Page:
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Minnesail 04-29-2019 07:21 PM

Is tinned boat wire necessary?
 
This article in Practical Sailor says that as long as your crimps are watertight you don't need to use tinned wire.

It also says:
Quote:

the vast majority of production boat builders still use un-tinned wire in their electrical systems
Is this true, do boats come from the factory with automotive wire?

What do you all use?


Tinned Wire Myth Busted

boatpoker 04-29-2019 07:40 PM

Re: Is tinned boat wire necessary?
 
3 Attachment(s)
Quote:

Originally Posted by Minnesail (Post 2051599136)
This article in Practical Sailor says that as long as your crimps are watertight you don't need to use tinned wire.

It also says:


Is this true, do boats come from the factory with automotive wire?

What do you all use?


Tinned Wire Myth Busted

every wire is exposed at the end. Ring terminal, spade connector etc. Corrosion can (will) creep up the conductor from there. How important is corrosion resistance to you. Me ..... i'll happily pay the extra for tinned and do the job only once.

pdqaltair 04-29-2019 07:41 PM

Re: Is tinned boat wire necessary?
 
Quote:

Originally Posted by Minnesail (Post 2051599136)
This article in Practical Sailor says that as long as your crimps are watertight you don't need to use tinned wire.

It also says:


Is this true, do boats come from the factory with automotive wire?

What do you all use?


Tinned Wire Myth Busted

a. The crimps won't fail if they are tight. That was the real point. Tin won't help if they aren't. Use ratchet crimpers and adjust them to the wire. However, if you try to repair the wiring, you may find corrosion up under the insulation unless it was very well sealed.
b. USCG does not require tinned wire. ABYC does, but it is a voluntary standard.
c. Your should REALLY try to keep wiring away from moisture, particualry salt water. Even tin won't help if the exposure is chronic.
d. The source article and testing referred to THHN wire only, which is more coarse stranded than SAE automotive wire. This makes a difference. Non-tinned SAE wire, required on high vibration applications, like engines, does not hold up very well.
e. It depends on where in the boat we are talking. In the bilge or to exterior lighting, tinned wire is a bargain. But if the area around your main panel and in the cabin is so damp that there is a difference, you have problems. A lot of things will fail. Yes, many of the appliances in a boat are pretty much household inside. The AC unit or heater, for example, will use all non-tinned wire internally and non-waterproof components. Except for bilge pumps, this is quite common.

The smart answer is to use tinned wire, but don't buy it at the chandlery:wink. They kill you. Buy a full spools of several colors and gauges on-line and figure it will last for years. And buy name brand tinned crimp fittings.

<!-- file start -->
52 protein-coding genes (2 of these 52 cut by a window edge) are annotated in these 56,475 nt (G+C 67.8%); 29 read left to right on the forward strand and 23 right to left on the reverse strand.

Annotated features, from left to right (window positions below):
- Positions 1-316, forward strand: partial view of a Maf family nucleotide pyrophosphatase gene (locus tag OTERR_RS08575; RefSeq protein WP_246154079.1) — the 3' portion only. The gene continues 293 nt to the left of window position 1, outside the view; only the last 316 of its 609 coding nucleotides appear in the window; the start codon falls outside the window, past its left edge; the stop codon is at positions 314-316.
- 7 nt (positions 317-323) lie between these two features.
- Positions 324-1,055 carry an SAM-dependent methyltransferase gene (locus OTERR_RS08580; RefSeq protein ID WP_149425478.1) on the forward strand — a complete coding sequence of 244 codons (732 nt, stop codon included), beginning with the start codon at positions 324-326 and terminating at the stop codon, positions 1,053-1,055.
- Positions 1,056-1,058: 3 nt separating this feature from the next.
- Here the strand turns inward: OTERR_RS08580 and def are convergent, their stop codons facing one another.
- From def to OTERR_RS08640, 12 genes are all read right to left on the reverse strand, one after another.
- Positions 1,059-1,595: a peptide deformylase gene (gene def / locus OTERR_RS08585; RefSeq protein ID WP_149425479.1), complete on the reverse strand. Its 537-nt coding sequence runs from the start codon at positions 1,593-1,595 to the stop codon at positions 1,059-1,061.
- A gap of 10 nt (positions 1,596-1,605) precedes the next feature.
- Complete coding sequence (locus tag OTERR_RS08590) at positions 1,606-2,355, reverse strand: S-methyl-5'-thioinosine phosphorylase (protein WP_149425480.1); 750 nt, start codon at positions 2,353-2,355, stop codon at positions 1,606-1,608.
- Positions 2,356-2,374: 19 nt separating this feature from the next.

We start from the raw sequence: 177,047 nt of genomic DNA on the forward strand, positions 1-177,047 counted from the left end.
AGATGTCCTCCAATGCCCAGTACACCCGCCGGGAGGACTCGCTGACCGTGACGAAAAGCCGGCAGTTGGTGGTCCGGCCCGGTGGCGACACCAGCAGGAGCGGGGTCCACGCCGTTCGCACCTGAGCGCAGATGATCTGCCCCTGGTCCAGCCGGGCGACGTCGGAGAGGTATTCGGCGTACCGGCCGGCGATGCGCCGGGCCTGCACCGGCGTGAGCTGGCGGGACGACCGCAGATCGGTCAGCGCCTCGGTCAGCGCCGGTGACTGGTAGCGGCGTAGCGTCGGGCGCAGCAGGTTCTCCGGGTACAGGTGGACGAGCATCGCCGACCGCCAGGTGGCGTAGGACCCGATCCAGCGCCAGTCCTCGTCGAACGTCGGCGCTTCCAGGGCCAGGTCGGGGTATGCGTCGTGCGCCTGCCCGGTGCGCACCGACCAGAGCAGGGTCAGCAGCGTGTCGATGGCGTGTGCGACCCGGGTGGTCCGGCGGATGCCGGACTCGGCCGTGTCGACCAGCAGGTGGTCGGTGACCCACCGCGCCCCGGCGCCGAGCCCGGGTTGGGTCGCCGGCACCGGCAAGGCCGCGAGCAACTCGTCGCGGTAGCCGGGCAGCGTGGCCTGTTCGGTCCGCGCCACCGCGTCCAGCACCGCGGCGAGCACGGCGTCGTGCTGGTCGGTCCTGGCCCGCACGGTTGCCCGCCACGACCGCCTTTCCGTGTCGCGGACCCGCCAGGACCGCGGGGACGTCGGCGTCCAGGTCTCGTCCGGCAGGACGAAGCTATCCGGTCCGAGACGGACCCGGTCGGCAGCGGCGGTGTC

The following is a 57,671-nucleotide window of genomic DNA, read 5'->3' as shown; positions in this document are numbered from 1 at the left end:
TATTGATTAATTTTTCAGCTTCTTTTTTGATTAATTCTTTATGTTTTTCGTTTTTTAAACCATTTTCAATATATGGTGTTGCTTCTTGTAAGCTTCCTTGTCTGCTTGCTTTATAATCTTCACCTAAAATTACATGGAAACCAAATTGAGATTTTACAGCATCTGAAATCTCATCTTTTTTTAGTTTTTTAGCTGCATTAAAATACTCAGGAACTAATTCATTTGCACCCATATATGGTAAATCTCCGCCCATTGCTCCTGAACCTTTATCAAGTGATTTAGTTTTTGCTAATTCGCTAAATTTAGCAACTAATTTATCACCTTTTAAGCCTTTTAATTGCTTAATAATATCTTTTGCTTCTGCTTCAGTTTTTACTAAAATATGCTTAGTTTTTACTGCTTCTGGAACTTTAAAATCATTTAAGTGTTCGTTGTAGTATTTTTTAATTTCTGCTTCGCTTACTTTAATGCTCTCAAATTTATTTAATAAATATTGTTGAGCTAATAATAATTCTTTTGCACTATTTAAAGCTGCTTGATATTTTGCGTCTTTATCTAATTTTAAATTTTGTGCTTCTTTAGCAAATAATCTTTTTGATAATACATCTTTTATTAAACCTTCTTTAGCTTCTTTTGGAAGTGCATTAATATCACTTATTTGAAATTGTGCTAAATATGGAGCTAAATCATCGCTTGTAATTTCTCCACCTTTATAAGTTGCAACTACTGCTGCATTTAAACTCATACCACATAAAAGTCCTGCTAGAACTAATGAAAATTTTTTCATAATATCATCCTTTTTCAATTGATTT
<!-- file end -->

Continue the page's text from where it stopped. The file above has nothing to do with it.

pdqaltair 04-29-2019 07:45 PM

Re: Is tinned boat wire necessary?
 
Quote:

Originally Posted by boatpoker (Post 2051599144)
every wire is exposed at the end. Ring terminal, spade connector etc. Corrosion can (will) creep up the conductor from there. How important is corrosion resistance to you. Me ..... i'll happily pay the extra for tinned and do the job only once.

And the problem isn't just the wire! It looks like a lot of plain steel parts. The screws need to be stainless and the terminal strips and buss bars should be tinned copper, even if the wire is not tinned. It's more critical.

The other thing that helps is a smear of waterproof grease. Keeps the water out.

john61ct 04-29-2019 07:45 PM

Re: Is tinned boat wire necessary?
 
And use the right crimper for the fitting

colemj 04-29-2019 07:56 PM

Re: Is tinned boat wire necessary?
 
I agree to some extent that tinned wire is not necessary. Pretty much all European and South Africa boats use untinned wire.

We presently own two boats - one with tinned wire since build in 1998, and the other with untinned wire since build in 2005.

The 1998 boat has no wire corrosion or connection issues at all. Surprisingly, it also has almost no heat shrink terminals or covering on any of it. Even butt joins. When I do need to remove and reinstall a terminal or butt connector for whatever reason, the wire has always been in good shape. At worst, in the wet anchor or deck locker, I have had to cut back an inch or two to get good wire.

The 2005 boat has a lot of corrosion at connectors. Even the sealed ones. It doesn't take much to breach a sealed connection, and end connectors (ring terminals, etc) are almost impossible to seal fully. I am changing a lot of the terminals and wiring for other reasons, and in the driest places, when I remove a terminal the ends have a lot of black on them. Probably 50% of the strands are black. I usually need to cut the wire back several inches to find non-black strands, or at least only 20% black strands. In the wet areas, like the anchor and deck lockers, things are much worse. I have had to cut feet off wires to find shiny wire. In fact, I am rewiring all of these wetter areas just because I'm finding so much wire corrosion. Most of these have heat shrink terminals and tubing on them.

Having said all of that, I still don't think tinned wire is the end-all and be-all of boat wire, and that good untinned marine wire is fine. I would probably always use tinned in wet areas, but then none of the bilge pumps, switches, shower sumps, holding tank pumps, etc that I buy have tinned wire on them. So using tinned wire on these is not helping anything.

In the US, there really isn't many choices for suitable marine untinned wire. I think that is why it gets such a bad rap - people are using unsuitable or cheap wire and not differentiating between applications. I suspect the costs are similar for good untinned wire and tinned wire.